Interoperability was the topic of the day at the recent VoIP Conference and Expo, hosted by the Illinois Institute of Technology’s School of Applied Technology. From service providers to vendors to application developers, the talk centered on the need to make different platforms able to communicate.

This need stems in part from the fact that the amount of IP traffic on the core backbone is growing steadily. According to Mike Paradise, assistant vice president at AT&T Network Operations, during the next three to five years, there will be a major shift in traffic growth due to the popularity of handheld devices and smart phones. He noted the competition between three major operating systems: "How do we get all of these things to talk to each other? You’ve got to have a network cloud supporting this."

The network of tomorrow will be less about individual products and more about the integrated user experience, Paradise added. While voice and data channels are separate in a CDMA system, the move to LTE will help because that technology creates a pure VoIP solution. "We’ve got to get to the point where services are designed to work together with a more intuitive customer experience," he said, although the imbedded base of traditional TDM is "not going away soon. VoIP is the key to an integrated networking vision.”

Is ‘Video’ Part Of VoIP?

Cameras are ubiquitous in consumer mobile devices. Already, the percentage of point-to-point video minutes on Skype has risen to 40 percent, and 4 percent of international VoIP minutes overall are attributable to Skype video. Richard Shockey, chairman of Shockey Consulting, believes the public is even more in tune with the concept of video chat, given Apple and its promotion of its FaceTime application.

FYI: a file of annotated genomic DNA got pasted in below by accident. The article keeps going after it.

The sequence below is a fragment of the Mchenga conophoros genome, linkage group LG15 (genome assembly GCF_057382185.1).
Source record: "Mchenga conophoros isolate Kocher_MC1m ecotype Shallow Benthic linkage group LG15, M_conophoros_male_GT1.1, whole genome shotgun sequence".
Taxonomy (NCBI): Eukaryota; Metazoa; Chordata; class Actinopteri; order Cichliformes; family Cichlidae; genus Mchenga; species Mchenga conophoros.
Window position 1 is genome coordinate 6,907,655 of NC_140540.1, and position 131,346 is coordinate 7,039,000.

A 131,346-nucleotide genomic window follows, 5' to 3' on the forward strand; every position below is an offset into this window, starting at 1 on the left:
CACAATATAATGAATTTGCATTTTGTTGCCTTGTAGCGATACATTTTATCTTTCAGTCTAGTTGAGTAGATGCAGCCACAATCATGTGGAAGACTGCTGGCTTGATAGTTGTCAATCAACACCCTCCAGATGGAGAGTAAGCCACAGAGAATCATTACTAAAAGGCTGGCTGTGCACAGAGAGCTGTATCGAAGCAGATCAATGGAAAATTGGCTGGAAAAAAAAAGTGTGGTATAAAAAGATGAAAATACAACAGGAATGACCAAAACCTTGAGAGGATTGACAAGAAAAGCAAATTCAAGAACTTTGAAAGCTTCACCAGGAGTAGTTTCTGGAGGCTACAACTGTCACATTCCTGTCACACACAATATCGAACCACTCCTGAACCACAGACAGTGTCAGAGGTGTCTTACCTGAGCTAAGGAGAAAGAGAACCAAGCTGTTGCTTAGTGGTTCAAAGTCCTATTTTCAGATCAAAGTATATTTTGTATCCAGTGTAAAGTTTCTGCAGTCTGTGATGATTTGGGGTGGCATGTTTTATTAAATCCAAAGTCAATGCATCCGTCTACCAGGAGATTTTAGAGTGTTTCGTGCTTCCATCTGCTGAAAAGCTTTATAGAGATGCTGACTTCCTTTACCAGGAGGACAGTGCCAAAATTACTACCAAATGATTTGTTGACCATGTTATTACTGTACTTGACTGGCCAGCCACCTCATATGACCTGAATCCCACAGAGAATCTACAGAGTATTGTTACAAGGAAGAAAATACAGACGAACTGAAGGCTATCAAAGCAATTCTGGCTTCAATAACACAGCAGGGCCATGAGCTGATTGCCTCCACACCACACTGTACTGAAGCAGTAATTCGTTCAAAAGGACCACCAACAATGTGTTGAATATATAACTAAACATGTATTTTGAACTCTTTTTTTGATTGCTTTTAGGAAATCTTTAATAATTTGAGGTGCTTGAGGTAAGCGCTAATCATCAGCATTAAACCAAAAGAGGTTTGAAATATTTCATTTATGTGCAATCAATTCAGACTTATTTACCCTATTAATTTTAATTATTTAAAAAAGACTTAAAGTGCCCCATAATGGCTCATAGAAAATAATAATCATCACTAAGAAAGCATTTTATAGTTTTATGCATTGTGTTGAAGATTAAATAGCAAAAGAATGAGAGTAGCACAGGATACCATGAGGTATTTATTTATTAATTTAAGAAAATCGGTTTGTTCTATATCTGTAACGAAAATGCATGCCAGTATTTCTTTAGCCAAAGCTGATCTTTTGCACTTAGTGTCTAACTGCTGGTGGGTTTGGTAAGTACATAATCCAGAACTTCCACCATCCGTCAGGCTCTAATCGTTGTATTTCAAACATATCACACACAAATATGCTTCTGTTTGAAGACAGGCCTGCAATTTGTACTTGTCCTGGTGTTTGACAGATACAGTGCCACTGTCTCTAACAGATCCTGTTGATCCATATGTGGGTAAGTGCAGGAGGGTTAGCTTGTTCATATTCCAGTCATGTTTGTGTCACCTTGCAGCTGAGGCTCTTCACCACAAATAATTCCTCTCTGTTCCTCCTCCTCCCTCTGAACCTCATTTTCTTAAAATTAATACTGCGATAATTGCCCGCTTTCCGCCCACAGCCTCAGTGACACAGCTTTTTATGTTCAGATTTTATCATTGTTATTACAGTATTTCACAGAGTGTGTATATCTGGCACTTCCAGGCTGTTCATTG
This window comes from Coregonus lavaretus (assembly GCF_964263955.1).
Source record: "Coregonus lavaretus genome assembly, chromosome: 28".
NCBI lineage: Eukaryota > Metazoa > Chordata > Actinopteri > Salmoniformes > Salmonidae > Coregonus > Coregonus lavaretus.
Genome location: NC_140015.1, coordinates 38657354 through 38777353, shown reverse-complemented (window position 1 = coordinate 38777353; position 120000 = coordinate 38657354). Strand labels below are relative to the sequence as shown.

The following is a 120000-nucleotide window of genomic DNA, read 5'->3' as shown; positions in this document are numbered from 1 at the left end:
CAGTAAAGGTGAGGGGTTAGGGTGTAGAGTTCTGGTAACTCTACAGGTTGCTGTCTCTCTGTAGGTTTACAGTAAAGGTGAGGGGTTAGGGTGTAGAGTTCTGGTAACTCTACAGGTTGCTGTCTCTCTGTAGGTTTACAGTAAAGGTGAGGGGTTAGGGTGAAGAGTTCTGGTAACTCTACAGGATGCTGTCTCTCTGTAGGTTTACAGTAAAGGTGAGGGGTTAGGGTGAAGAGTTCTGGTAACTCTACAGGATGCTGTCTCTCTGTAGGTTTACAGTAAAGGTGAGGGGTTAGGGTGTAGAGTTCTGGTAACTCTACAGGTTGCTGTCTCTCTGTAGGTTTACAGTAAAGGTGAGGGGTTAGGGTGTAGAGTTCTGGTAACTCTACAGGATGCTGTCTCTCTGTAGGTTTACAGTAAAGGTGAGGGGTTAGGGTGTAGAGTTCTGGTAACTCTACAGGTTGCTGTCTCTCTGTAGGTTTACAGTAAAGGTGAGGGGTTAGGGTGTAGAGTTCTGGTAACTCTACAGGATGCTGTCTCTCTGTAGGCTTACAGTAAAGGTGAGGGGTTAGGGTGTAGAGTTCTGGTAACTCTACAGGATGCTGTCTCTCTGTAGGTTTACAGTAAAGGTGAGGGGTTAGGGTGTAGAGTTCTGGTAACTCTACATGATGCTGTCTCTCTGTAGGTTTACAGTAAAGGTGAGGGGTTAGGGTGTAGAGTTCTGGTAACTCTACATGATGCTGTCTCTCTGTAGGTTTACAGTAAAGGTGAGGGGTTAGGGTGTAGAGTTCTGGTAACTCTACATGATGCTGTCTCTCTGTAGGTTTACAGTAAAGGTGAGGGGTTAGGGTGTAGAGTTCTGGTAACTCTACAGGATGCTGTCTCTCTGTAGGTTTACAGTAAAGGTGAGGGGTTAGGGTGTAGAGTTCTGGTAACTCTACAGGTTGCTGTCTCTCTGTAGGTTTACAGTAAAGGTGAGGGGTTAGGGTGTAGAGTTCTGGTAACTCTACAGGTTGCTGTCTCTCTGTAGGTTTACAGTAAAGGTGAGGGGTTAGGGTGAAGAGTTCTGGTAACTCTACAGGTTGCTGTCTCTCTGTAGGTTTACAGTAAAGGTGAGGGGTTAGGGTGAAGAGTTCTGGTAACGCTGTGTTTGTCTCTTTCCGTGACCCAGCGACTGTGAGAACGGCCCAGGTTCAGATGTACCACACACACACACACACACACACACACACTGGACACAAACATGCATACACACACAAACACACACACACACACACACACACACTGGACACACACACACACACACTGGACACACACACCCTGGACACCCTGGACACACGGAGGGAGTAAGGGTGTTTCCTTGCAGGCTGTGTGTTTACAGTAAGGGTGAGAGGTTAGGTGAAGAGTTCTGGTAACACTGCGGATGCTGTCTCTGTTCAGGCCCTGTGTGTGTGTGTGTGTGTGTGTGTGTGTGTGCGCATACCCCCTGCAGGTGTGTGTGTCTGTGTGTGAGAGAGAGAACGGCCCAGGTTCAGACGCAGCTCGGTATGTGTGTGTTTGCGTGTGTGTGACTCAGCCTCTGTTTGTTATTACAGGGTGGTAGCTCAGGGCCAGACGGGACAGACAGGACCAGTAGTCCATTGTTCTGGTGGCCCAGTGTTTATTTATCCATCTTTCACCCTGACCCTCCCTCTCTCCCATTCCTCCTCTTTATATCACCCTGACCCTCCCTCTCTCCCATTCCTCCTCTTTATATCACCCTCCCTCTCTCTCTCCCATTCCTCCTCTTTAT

Non-verbal communication can add value to a conversation, be it business or personal. The concept of video intrigues people, said Polycom CTO Roger Farnsworth, because its ability to convey emotion is second only to face-to-face communications. The future could see a push-to-talk video-communication option, perhaps to set up an instant-messaging-like functionality that allows for remote medical diagnostics or an instant ability to switch to a video conference during a business meeting.

"This is about interactive video and being able to view something through a protocol that allows you to interact with someone,” commented Bud Walder, enterprise marketing manager at Dialogic. “You are viewing a video and see other participants are watching the same thing and talking to each other at the same time. It is a shared experience."

Here’s the problem: There are myriad interoperability challenges, including multiple codecs, multiple encapsulations and multiple end point naming schemes, according to Bernard Aboba, chairman of the Unified Communications Interoperability Forum. "If we don’t address the interoperability issues, we will have a nightmare for years,” he said. “We need interoperability baked in before we have hardware pieces that don’t interoperate."

"There is nothing wrong with islands of VoIP, but getting it beyond the edge and more ubiquitous is what the conversation is about," Walder added.

Show Me The Apps

A huge range of devices and applications will emerge if the Web model and the cloud-computing environment integrate with SIP.

Kicking off a second panel discussion, industry consultant Henry Sinnreich noted, "Web developers hold the keys to the golden gate, which are the apps. That is what consumers buy. All these Web apps are mute. They have no voice. SIP has one single application: voice. To bring these two together, you have to try to integrate them in some fashion." While the goal is to bridge the two worlds, VoIP needs to be attractive to developers. As such, it needs to be a widget, easy to drag to and then activate on a Web page.

This doesn’t mean that SIP itself will be in a browser or that the communication in the browser will be SIP, said Alan Johnston, consulting member of Avaya’s technical staff. "We need to pick out the pieces we need and figure out how to standardize,” he explained. “Then a huge range of devices and applications (can) take advantage. This area is about giving applications voice and making is so that application developers can add voice and video into apps."

-Monta Monaco Hernon

The Daily


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